Work in Sports
'She will play it by the book'
Lewis' judge respected by those who know her
Posted: Sunday February 20, 2000 09:26 PM
ATLANTA (AP) -- Fulton County Superior Court Judge Alice D. Bonner is known as a stickler for courtroom procedure who doesn't care for lawyers who take their time making their points.
"She doesn't like lawyers to repeat themselves," said Carla Friend, who has defended two murder suspects in Bonner's courtroom. "That's something lawyers might find hard to do because we like to talk so much."
Ed Garland, the lead lawyer on Lewis' defense team, is known for his expansive style, recently spending two hours in front of television cameras during a hastily-called press conference.
The lawyers for the other two defendants -- Joseph Sweeting, 34, of Miami, and Reginald Oakley, 31, of Baltimore -- are also known for their verbose style.
Sweeting is represented by Steve Sadow, who briefly gained the media spotlight as the Gold Club's attorney when the FBI raided the Atlanta nude bar looking for mob ties.
Bruce Harvey, known for his ponytail and aggressive style, represents Oakley. Harvey also represented Jonathan Miller, the 15-year-old who was convicted of murder in the death of his 12-year-old neighbor Josh Belluardo that resulted from a fight at a bus stop.
Lewis, Oakley and Sweeting all are charged with murder in the stabbing deaths of Richard Lollar, 24, and Jacinth Baker, 21, who died following a brawl Jan. 31, soon after the Super Bowl ended.
Lewis is back at his suburban Baltimore home after being freed on $1 million bail last week, while the other two men are still awaiting a bond hearing.
Fulton County assistant district attorney Clint Rucker is prosecuting the case, and was chided several times by Superior Court Judge Doris Downs during Lewis' bond hearing.
Jennifer Coleman, a prosecuting attorney who represented the state in Bonner's court for more than a year, said the judge does not give lawyers a lot of respect.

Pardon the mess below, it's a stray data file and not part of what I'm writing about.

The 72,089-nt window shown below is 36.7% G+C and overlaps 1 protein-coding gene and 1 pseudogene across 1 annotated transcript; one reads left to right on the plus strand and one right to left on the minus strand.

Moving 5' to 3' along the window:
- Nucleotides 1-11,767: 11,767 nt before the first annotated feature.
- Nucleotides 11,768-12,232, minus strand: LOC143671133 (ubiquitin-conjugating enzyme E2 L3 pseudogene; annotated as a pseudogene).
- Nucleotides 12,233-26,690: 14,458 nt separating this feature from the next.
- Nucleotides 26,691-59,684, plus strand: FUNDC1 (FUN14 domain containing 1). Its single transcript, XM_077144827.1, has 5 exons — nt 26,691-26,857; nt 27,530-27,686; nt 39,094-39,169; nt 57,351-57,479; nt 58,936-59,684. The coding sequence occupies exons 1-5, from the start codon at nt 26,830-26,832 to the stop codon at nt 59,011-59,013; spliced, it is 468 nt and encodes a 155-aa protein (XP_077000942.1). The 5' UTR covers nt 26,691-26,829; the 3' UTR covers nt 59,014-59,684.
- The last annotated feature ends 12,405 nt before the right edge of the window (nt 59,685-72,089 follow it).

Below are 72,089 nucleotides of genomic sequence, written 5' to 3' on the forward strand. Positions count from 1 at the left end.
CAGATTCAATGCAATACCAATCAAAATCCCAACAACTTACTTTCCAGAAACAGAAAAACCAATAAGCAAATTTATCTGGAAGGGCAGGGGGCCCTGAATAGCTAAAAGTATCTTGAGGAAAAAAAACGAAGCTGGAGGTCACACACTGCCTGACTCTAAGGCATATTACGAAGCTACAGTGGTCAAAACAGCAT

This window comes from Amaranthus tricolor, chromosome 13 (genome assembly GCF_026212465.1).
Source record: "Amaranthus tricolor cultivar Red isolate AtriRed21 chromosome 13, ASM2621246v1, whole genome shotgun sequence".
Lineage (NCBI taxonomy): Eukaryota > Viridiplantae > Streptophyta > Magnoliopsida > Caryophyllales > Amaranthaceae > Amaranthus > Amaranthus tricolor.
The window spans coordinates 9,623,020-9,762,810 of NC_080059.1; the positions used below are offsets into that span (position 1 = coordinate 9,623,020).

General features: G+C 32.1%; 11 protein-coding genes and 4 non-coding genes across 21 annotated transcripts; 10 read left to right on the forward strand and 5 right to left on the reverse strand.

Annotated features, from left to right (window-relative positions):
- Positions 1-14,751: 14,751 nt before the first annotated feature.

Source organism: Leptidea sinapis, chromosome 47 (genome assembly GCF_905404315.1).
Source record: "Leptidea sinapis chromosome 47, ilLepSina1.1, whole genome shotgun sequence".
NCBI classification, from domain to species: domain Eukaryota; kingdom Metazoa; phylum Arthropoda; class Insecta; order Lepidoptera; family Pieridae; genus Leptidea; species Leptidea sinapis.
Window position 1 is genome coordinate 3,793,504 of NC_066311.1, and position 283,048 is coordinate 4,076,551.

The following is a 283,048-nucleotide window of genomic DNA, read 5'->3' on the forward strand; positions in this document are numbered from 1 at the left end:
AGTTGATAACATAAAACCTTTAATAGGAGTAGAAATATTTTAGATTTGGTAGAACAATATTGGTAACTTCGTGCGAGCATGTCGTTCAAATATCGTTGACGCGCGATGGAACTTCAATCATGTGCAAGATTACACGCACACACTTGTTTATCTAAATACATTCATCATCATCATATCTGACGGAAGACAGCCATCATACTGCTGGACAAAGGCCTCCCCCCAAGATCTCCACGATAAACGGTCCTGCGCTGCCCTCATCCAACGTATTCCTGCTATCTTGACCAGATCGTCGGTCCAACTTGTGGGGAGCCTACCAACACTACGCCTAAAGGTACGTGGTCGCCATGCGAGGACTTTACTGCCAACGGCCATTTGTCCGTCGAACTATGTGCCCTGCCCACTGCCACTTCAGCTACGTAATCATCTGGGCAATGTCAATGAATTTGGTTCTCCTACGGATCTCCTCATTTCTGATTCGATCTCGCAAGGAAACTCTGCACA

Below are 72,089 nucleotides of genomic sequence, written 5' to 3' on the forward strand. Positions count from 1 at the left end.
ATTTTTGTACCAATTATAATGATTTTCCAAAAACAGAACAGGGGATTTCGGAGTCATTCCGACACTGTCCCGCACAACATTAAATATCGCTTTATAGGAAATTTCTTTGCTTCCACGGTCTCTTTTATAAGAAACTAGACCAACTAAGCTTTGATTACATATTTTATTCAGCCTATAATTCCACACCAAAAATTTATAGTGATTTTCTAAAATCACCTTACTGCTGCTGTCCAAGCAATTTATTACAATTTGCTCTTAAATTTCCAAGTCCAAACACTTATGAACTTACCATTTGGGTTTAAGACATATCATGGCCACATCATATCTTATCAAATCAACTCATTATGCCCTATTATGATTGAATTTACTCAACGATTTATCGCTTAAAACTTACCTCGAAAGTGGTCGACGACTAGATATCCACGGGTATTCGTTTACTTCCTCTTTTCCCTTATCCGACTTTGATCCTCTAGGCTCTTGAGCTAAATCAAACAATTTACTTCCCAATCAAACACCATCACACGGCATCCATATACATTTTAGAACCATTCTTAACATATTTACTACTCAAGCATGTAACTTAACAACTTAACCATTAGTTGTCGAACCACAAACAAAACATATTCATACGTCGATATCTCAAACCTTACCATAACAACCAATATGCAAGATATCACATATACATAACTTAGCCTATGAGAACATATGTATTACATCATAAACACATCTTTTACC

"You'll be making an argument and she will come out of left field and nip at you and make snide comments," said Coleman, who now is an assistant DA in Gwinnett County.
But Coleman added that Bonner is as tough on defending attorneys as prosecutors.
Bonner's desire to shorten trials may come from her recent record on the bench. According to the Fulton County Daily Report, Bonner had the most unresolved civil cases of all 17 Fulton County Superior Court judges in 1998.
"It seems that I work as hard as I can and get further and further behind," Bonner told the legal paper last summer.
The Atlanta Journal-Constitution reported that Bonner declined a request to be interviewed.
Bonner's former law firm partner Mary Ann Oakley said that the judge will review attorney's performances with her after trials.
"She doesn't tolerate fools very well," Oakley said.
Fellow Fulton County Superior Court Judge Philip Etheridge said that Bonner will treat the case no differently than the multitude of mundane cases that currently fill her docket.
"She's no nonsense. She's very smart and she will play it by the book," said Etheridge. "The fact that he's a big football player will make absolutely no difference."
As for how the lawyers in the Lewis case should conduct themselves, one lawyer says the direct approach is best.
"My advice would be to be direct with her. If she asks a question, she likes you to be up front," said public defender Elizabeth Archer.